It’s 2013 and sneaker company Converse is going strong. But just a handful of years ago it wasn’t, as Laura Lorenzetti writes for Quartz. Converse filed for bankruptcy in 2001 after more than a century in the shoe-making business. Two years after that iconic Nike bought the company and helped bring Converse to more than a billion in annual revenue today.
You could chalk it up to the ups and downs of doing business in a free market economy, where what’s fashionable where footwear is concerned remains subject to the vagaries of consumer taste and preference.
Indeed, Lorenzetti gives us little in the way of explaining exactly why Converse struggled so mightily in the late 1990s and early 2000s, which leads one to make these types of assumptions. In fact, Lorenzetti mentions only those recent periods of time in which Converse reigned supreme, including the 1980s, when Converse was the “quintessential casual footwear.”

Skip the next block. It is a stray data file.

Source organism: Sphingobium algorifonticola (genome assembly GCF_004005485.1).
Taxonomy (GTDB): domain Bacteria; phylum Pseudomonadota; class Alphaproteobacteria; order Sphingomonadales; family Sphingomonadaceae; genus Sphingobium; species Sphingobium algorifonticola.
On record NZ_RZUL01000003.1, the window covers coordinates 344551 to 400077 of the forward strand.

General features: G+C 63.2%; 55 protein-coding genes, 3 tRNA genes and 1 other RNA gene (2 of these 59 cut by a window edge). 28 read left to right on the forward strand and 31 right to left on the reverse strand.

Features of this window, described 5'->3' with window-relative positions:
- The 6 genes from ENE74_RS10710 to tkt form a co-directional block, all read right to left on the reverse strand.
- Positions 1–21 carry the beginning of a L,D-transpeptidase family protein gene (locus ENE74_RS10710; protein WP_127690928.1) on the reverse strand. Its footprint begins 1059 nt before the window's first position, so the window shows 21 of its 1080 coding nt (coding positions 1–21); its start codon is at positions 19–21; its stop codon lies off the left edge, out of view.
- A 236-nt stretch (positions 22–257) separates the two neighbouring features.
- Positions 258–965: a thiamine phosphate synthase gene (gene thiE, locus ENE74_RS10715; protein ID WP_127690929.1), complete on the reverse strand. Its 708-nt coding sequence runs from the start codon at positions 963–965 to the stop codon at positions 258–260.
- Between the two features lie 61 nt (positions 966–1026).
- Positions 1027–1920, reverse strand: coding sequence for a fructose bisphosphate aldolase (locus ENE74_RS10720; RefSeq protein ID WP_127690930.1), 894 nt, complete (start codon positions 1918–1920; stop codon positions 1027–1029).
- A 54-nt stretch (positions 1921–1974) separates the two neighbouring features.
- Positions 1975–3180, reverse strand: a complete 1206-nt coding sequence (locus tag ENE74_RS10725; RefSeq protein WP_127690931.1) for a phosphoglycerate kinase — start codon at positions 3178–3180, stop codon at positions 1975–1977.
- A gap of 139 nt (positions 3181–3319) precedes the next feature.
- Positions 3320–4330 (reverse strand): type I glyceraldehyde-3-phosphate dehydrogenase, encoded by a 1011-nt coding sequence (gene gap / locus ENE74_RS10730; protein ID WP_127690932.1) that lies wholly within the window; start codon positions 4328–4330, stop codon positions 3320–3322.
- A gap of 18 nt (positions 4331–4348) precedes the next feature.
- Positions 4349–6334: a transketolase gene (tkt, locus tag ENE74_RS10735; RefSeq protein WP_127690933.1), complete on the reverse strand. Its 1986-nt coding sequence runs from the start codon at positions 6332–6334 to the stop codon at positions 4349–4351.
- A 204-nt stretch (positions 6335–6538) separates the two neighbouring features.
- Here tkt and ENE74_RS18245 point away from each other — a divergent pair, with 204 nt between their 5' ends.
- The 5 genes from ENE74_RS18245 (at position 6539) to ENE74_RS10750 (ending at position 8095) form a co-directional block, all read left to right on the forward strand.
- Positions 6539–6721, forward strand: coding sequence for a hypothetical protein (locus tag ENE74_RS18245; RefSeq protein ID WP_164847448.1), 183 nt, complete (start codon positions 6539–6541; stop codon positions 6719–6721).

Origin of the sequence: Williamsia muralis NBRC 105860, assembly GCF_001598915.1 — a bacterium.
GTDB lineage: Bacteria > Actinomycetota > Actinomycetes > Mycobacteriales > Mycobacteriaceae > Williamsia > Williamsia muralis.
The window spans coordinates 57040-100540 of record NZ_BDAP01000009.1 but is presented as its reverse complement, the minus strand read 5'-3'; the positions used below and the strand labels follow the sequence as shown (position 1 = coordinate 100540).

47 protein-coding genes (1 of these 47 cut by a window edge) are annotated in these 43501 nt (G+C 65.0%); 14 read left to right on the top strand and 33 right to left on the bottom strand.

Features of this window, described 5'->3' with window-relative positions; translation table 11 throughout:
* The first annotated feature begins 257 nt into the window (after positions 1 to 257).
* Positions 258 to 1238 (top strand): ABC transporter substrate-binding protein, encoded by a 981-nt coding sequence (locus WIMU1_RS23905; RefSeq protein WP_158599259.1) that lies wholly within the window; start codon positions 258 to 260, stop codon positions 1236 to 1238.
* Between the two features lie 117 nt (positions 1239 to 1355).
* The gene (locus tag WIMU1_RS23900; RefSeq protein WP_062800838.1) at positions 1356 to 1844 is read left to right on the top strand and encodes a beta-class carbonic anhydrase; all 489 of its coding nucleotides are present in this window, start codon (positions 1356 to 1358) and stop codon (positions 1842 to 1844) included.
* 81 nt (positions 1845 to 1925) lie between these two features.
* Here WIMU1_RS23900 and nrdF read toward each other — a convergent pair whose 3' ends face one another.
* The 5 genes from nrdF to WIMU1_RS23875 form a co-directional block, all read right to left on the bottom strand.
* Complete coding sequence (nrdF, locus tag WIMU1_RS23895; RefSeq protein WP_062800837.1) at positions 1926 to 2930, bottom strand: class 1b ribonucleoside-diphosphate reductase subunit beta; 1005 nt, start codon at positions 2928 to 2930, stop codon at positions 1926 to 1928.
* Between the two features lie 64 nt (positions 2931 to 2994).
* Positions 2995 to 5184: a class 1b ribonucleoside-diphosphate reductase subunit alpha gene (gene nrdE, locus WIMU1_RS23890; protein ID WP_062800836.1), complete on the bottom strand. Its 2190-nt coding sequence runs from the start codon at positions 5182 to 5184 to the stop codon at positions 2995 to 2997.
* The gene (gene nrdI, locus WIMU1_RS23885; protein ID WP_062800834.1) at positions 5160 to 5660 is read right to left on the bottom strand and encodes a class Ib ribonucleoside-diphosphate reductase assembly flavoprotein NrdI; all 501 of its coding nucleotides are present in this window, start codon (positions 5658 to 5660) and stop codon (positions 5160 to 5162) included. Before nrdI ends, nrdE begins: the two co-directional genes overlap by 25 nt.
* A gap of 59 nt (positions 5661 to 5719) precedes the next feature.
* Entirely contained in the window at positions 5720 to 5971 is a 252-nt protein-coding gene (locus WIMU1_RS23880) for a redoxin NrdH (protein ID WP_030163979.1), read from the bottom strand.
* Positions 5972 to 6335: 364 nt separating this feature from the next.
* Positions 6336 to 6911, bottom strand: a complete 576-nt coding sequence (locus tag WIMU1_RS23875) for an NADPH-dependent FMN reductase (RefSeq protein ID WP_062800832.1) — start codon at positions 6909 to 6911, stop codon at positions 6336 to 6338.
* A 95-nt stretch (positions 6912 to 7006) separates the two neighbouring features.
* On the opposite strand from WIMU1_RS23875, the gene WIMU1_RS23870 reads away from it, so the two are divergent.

The only thing we know for certain is that things change. Sometimes bankruptcy is required to help a once-mighty company survive and pick itself back up again. (That, and an acquisition.) But Nike saw potential in Converse, and began a targeted advertising campaign appealing to those of the Millennial generation, which has appeared to reestablish Converse as the King of Sneakers these days.
Long story short: Bankruptcy is not the end of business. It can be a new beginning.
Converse Is King Of Sneakers After Bankruptcy